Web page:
by Whit Gibbons
November 19, 2006
about a major river that flows anywhere between southern Mexico and the
Arctic, including all of Canada and the 48 continental states plus Alaska?
If so, let me recommend the ideal reference source: "Rivers of North
America" (2005, Academic Press) edited by Arthur C. Benke and Colbert
E. Cushing. The book has more than 1,100 pages, with maps and color photographs.
a massive undertaking, the work consolidates facts about individual rivers,
from geomorphology, hydrology, and water chemistry to biodiversity and
ecology. Not surprisingly in an ecological book these days, emphasis is
placed on human impacts, often with details of how pollution or modifications
along a particular river have changed the natural river environment.
could be very useful for someone wanting raw data for a high school or
college report about a particular river. An ecologist who needed general
descriptions about a river where research had been conducted would also
find the book a valuable resource. Another approach is to take a trip
down memory creek, finding rivers that have some meaning in your life
and learning something you didn't know about them. That's what I did.
A captivating photo of a swamp scene at an oxbow lake on the Pascagoula
River reminded me of a field trip with Kurt Buhlmann and Mike Dorcas to
capture two species of rare map turtles that inhabit the southern Mississippi
river. From the book I learned that the river has 114 species of fish
and a tributary, Black Creek, that is part of the National Wild and Scenic
A photo of
the heavily vegetated, forest-covered banks of the broad expanse of the
Tennessee River reminded me of another field trip. My son and I spent
most of the night on the river searching for another species of map turtle,
and I picked up a baby muskrat that showed us how fiercely it could bite.
The book has information on the cultural history of rivers. For example,
the Tennessee River valley was first inhabited more than 10,000 years
ago, has evidence of agriculture 5,000 years ago, and the remains of temples
built 500 to 1,200 years ago. Europeans did not even see the Tennessee
River until DeSoto arrived in 1540.
of the Flint River in Georgia brought back memories of searching for alligator
snapping turtles, the largest freshwater turtles in North America. Although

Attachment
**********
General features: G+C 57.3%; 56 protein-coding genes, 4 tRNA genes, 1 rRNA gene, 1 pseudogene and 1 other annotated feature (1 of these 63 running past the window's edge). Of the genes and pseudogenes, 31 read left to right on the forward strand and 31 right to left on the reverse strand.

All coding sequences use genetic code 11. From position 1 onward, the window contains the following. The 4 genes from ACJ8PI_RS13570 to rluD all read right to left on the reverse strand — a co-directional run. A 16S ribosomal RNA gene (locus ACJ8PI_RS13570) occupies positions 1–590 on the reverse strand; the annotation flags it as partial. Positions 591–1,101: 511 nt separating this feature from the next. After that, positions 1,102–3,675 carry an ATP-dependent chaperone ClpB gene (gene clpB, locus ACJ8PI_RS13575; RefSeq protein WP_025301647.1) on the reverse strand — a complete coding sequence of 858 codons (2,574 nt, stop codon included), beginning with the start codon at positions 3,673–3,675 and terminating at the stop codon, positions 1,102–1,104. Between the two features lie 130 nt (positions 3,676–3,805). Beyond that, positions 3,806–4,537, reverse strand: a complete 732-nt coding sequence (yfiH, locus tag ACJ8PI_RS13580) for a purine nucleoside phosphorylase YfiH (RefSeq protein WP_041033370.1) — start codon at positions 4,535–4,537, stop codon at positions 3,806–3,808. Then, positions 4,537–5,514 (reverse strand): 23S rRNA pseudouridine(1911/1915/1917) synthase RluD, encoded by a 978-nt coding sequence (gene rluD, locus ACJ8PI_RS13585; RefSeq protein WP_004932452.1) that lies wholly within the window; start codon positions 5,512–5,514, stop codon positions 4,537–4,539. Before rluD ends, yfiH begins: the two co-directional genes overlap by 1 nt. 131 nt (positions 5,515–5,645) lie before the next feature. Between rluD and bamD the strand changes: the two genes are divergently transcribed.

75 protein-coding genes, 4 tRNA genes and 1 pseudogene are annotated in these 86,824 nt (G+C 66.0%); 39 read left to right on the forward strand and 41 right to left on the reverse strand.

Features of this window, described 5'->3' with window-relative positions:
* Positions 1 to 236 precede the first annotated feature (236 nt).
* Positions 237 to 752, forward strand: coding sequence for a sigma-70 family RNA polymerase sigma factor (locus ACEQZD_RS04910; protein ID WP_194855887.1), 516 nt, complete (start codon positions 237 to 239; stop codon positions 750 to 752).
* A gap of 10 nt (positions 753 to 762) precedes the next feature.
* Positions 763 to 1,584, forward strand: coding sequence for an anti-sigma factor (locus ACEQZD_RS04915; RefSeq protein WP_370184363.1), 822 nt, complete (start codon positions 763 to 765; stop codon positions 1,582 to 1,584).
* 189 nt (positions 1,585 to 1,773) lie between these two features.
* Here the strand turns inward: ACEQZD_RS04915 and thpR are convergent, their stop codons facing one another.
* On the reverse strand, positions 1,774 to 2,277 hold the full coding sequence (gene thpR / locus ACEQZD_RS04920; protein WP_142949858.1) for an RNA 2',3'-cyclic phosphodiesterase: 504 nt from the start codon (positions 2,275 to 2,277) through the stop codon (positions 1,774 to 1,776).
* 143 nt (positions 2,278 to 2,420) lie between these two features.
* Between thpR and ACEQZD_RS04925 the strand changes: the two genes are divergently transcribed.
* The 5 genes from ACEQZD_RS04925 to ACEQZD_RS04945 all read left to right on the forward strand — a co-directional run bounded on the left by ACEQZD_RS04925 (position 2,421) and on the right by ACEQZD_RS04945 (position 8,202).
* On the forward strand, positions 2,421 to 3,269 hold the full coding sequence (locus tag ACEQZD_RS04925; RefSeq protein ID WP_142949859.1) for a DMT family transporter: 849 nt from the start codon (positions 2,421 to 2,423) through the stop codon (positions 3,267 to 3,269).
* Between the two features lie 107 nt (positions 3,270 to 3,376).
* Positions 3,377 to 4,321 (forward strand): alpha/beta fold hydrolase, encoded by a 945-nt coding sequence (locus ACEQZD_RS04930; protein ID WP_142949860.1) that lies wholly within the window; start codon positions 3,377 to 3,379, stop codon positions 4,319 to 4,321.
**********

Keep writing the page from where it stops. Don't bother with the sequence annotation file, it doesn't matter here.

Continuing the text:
they were once common in the Flint, before their removal by turtle trappers
in the mid- to late 1900s, I saw only one adult on a recent trip. The
river is beautiful in spots, and according to some reports, alligator
snappers are increasing in abundance. But the book indicates that the
Flint has three endangered species of mollusks and almost a dozen nonnative
fish species, including walking catfish and Asian swamp eels.
rivers are dramatically different from the Rio Grande. I have an old photo
I took of a sandstorm blowing across a treeless stretch on the Mexican
side of the Rio Grande when I was working with an ecologist from Texas
Tech who was studying lizards. From the book I now know that the river
is the fifth longest in North America, and almost 20 percent of the more
than 160 species of fish that inhabit the Rio Grande are rare or endangered.
foreword was written by Robert F. Kennedy Jr. in his capacity as president
of the Waterkeeper Alliance, an environmental organization focused on
protecting rivers. As he says about the book, "you will find the
few remaining pristine rivers that deserve conservation as benchmark systems."
On the other hand, he notes that a reader will also find that some North
American rivers "have major problems . . . for which radical and
immediate CPR is required." The book indeed has details about the
environmental good and bad for virtually all the continent's major rivers.
and Bert Cushing have produced a monumental work that will serve as a
basic comparative reference for many years. The book is also useful for
people who want to reminisce about their favorite rivers.
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